Voting rights are under attack in America. Quietly, gradually, state-by-state, the right to vote – a right that many people died to secure – is being taken away. The Brennan Center released a report that shows that voting law changes across the nation will make it significantly harder for more than 5 million voters to exercise their constitutional right to vote. This should not be happening.
Today, we should be making it easy, simple, and convenient to vote. Instead, legislatures around the nation are creating barriers and making it more difficult for citizens to vote. There is not just one law, but many types of laws that are disenfranchising millions of voters: voter photo identification laws, proof of citizenship laws, barriers to registration, elimination of early voting and absentee voting, and laws making it harder to restore voting rights for people who have paid their debt to society. These laws are a barrier to an inclusive democracy. We are stepping backward toward another dark time in our history.
We cannot separate the dangerous trend across this nation from our history and the struggle for the right to vote. Before the passage of the Voting Rights Act in 1965, not so very long ago, it was almost impossible for some citizens to register and vote. Many were harassed, jailed, beaten, and some were even killed for trying to participate in the democratic process.
The right to vote is precious and almost sacred, and one of the most important blessings of our democracy. Today we must be vigilant in protecting that blessing.
The history of the right to vote in America is a history of conflict, of struggling for the right to vote. Many people died trying to protect that right. I was beaten, and jailed because I stood up for it. For millions like me, the struggle for the right to vote is not mere history; it is experience. We should not take a step backward with new poll taxes and voter ID laws and barriers to voting. We must ensure every vote and every voter counts.
The vote is the most powerful, non-violent tool we have in a democratic society. We must not allow the power of the vote to be neutralized. We must never go back.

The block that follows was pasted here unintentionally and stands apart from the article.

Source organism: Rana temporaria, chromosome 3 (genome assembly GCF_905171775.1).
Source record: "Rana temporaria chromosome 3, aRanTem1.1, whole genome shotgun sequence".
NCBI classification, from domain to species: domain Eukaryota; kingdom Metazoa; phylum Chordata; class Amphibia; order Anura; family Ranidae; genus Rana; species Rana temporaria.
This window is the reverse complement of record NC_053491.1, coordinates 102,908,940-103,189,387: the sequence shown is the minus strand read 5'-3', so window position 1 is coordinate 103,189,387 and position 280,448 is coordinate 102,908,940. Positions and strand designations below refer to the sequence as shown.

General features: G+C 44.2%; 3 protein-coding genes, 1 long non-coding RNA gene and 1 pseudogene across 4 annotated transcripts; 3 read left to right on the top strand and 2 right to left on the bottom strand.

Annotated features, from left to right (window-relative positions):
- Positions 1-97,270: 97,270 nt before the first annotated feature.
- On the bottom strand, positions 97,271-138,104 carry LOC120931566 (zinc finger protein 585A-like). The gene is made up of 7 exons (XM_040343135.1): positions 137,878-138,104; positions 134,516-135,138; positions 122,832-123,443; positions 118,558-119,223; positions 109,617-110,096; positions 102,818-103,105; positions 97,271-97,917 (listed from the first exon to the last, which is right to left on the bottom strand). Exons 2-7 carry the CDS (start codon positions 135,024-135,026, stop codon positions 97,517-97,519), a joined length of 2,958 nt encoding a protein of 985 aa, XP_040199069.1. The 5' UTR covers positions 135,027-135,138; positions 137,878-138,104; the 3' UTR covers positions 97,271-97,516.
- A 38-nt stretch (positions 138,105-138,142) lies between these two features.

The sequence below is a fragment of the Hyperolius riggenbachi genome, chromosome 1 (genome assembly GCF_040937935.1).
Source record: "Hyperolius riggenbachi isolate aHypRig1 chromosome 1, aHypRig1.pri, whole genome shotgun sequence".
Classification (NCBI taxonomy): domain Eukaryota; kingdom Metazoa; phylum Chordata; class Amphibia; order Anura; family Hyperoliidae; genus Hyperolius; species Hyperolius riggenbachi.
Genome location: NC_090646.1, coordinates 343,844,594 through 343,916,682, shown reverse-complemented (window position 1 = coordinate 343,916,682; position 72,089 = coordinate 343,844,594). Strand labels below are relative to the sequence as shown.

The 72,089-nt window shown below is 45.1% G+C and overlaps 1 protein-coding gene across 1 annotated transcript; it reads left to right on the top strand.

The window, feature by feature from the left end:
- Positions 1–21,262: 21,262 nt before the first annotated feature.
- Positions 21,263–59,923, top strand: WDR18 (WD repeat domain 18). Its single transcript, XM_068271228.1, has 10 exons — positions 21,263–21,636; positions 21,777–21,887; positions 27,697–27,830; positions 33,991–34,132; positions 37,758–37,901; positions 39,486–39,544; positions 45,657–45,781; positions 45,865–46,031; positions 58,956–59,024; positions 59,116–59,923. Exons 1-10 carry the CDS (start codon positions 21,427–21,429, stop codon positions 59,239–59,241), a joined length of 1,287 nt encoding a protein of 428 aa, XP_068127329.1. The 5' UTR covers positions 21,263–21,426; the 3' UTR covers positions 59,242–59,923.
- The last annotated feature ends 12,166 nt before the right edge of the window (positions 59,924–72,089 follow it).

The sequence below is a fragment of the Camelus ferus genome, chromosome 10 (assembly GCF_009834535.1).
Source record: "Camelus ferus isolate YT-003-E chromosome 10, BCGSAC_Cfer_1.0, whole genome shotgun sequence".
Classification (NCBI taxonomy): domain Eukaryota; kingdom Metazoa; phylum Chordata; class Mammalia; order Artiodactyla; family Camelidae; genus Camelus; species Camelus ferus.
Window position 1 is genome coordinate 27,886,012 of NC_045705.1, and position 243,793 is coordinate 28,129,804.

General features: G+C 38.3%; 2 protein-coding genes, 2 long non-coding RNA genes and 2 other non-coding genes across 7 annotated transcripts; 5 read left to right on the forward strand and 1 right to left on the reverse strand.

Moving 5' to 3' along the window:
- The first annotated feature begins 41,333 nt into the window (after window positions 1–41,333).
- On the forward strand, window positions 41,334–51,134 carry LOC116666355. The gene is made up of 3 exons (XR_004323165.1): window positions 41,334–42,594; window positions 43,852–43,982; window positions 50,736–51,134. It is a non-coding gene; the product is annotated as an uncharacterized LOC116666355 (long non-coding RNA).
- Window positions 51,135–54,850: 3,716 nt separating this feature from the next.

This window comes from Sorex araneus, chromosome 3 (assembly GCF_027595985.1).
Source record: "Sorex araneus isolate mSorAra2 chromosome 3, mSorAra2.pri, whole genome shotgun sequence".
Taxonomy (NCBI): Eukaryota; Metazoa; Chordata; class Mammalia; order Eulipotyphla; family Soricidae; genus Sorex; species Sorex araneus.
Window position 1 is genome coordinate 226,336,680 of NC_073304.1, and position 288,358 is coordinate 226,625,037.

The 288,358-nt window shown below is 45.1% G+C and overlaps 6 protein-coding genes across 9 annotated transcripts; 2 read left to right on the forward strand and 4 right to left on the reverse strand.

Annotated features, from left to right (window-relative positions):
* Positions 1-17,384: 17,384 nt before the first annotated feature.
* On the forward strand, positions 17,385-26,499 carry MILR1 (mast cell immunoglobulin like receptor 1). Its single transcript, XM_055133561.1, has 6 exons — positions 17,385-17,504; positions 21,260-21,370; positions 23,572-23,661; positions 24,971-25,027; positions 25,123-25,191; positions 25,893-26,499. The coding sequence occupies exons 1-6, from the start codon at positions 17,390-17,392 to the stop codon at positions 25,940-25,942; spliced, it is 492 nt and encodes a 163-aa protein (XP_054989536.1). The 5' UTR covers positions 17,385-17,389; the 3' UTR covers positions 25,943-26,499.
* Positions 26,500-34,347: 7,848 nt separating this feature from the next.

More on Voting Rights
Voter Empowerment Act (H.R.12) Simplifies and Modernizes the Voting Process
Offering Equal Access for Every Citizen
Comprehensive Legislation Originally Introduced By Rep. John Lewis In The House Of Representatives Would Strengthen Federal Law On Voting Rights
Rally at GA Capitol on National Voter Registration Day: Congressmen to Ensure State's Voters Ready on Election Day
ATLANTA, GA -- On September 25, 2012, National Voter Registration Day, hundreds of metro Atlanta residents will join Reps. John Lewis, David Scott and Hank Johnson along with a cross-section of Atlanta voter rights groups to make sure all eligible voters in Georgia are registered and prepared to vote this fall.
Today Rep. John Lewis participated in a panel discussion in Atlanta commemorating the 49th Anniversary of the March on Washington and honoring Atlanta’s unique civil rights legacy. As the last surviving speaker from that March, Lewis issued this statement, a revised version of an early editorial, honoring this anniversary and anticipating the 50th anniversary of the March next year:
“On August 6th, 47 years ago, President Lyndon Johnson signed the Voting Rights Act of 1965 into law. We must never, ever forget that people right here in this country suffered, struggled and died simply trying to register and vote. They were trying to exercise a right guaranteed to them by the Constitution but denied to them by the unjust laws and practices of local and state governments."
WASHINGTON, DC – Today, Rep. John Lewis (GA-5), along with House Democratic Whip Steny H. Hoyer (MD-5), Democratic Assistant Leader James Clyburn (SC-6), Rep. John Conyers (MI-14), and Rep. Robert Brady (PA-1), unveiled comprehensive voting rights legislation.
“On this day 44 years ago, the world was in shock. The moral leader of our nation had been shot and killed in Memphis, Tennessee. If he were here today, Martin Luther King Jr. would be proud of the progress we have made and the distance we have come toward ending legalized discrimination. However, he would be deeply disappointed that in a world community which witnessed the power of non-violence to resolve human needs, the incidence of violence has not abated, but has actually risen since the days of his campaign.
WASHINGTON—On March 7, 1965, 600 non-violent protestors led by John Lewis, then chair of the Student Non-Violent Coordinating Committee, and Hosea Williams of the Southern Christian Leadership Conference (SCLC) walked two-by-two in silent protest across the Edmund Pettus Bridge in Selma, Alabama. Their intention was to march all the way to the state capital in Montgomery to highlight the need for voting rights protection in Alabama.
WASHINGTON, D.C. – Today, House Majority Leader Eric Cantor (R-VA) and Rep. John Lewis (D-GA) announced that the House will vote this week on a resolution instructing the Office of the Historian to compile testimonies from current and former Members of Congress who have participated in historic or commemorative Civil Rights Movement actions. This resolution offers the opportunity to preserve a powerful and transformative period in American history and has been introduced by members who represent cities in Alabama where landmark events of the movement took place, Rep.